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The German Shepherd: My Favorite Breed
The German Shepherd: My Favorite Breed

The German Shepherd: My Favorite Breed

I love the German Shepherd. I love the richness, color, and texture of its coat; I love the size: substantial but not ungainly; I love its loyalty, athleticism, intelligence and friendliness; and I love its focus on people. The German Shepherd is good at “reading” its owner (its “leader of the pack”), it wants feedback and attention, and it cares for its owner. They seem to me to be the ultimate dog.

Picture from Wikimedia.

In the past I have made friends with some German Shepherds who were supposedly “mean” or “dangerous.” It took some work to get the Shepherds to trust, but once they did, I was “pack mate” or “pack leader” to them. The dogs were then loyal and affectionate — they would even create quite a racket to get attention and affection; some would even whimper to get attention and affection. They loved the affection; they just soaked it up. The dogs seemed to want and need touch and close contact more than others; they loved hugs and they loved to be up close. German Shepherds are people-focused, just as are Arabian horses. And Shepherds are used in police action and war — as the Arabian was the (or one of the) original war horse. At Germanshepherds.com they say about the Shepherd:
Its affable, easy-going nature gives way to a strong protective instinct when provoked. People close to the breed frequently claim that German Shepherds know right from wrong and that a well-trained GSD is the best roommate you could ask for. Characterized by a direct and fearless expression, the German Shepherd never appears hostile, but instead appears self-confident, with a certain aloofness. While maintaining this aloofness, the German Shepherd must be approachable, quietly standing his ground and showing confidence and willingness to meet overtures without making them himself. The traits of keen intelligence and trainability have made the German Shepherd arguably the most versatile breed in history.
Amen. Germanshepherd.com also gives us a good description of the Shepherd’s motion:
Because German Shepherds were intended to cover lots of ground, gait and its way of going are important. The AKC standard devotes more attention to this area than to any other. “The gait is out-reaching, elastic, seemingly without effort, smooth and rhythmic, covering the maximum amount of ground with a minimum of steps. At a walk, it covers a great deal of ground, with long stride of both hind legs and forelegs. At a trot, the dog covers still more ground with even longer stride … the gait appears to be the steady motion of a well-lubricated machine.” All the German Shepherd’s power to run, jump and climb comes from its hindquarters, which makes them vitally important to the dog’s conformation. The hindquarters deliver, through the back, a powerful forward thrust that slightly lifts the whole animal and drives the body forward. Reaching far under, and passing the imprint left by the front foot, the hind foot takes hold of the ground; then hock, stifle and upper thigh come into play and sweep back, the stroke of the hind leg finishing with the foot still close to the ground in a smooth follow-through.”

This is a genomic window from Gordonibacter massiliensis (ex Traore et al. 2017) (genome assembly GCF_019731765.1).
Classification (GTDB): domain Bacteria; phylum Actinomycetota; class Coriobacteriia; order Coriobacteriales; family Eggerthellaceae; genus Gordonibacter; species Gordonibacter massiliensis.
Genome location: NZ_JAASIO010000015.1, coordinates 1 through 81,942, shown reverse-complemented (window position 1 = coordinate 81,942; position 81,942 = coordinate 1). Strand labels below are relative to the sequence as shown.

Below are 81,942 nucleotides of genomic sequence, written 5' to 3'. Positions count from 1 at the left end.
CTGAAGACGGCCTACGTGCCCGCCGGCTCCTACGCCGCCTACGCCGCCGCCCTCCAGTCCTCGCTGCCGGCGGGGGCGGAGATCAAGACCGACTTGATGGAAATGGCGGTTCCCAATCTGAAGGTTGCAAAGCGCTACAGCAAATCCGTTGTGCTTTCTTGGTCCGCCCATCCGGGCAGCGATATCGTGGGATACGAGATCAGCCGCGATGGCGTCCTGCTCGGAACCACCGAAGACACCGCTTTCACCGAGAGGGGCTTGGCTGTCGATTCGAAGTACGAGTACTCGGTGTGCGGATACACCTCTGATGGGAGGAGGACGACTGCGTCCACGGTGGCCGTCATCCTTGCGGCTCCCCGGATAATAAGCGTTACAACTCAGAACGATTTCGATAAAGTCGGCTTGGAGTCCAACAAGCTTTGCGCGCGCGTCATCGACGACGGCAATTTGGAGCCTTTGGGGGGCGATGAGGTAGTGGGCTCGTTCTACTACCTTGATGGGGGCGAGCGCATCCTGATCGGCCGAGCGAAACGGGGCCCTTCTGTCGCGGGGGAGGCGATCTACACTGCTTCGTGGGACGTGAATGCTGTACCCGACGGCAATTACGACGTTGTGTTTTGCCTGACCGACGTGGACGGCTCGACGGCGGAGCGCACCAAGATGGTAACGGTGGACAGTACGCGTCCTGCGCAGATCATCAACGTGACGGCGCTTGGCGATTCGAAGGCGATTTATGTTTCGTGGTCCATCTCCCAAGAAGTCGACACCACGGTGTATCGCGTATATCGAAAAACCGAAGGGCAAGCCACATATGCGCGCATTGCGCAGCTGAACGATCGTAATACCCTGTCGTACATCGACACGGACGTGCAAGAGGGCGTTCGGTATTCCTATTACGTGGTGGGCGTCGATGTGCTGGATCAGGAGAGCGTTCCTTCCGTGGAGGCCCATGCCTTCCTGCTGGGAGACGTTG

Picture from Wikimedia.

Germanshepherd.com also has a brief history of the dog — including the fact that Hellen Keller had a German Shepherd! They have a picture of her hugging her Shepherd. You can also read about the breed’s history at The German Shepherd Dog Club of Queensland. Both sites have pictures and drawings of the first registered German Shepherd: Hektor Linksrhein aka Horand v Grafrath.

If you own a Shepherd and want to know more about its health issues or typical health problems, you can see such resources as Petmedsonline.org, or Dogbiz.com, or Bodeus.com.

Picture from Wikimedia.

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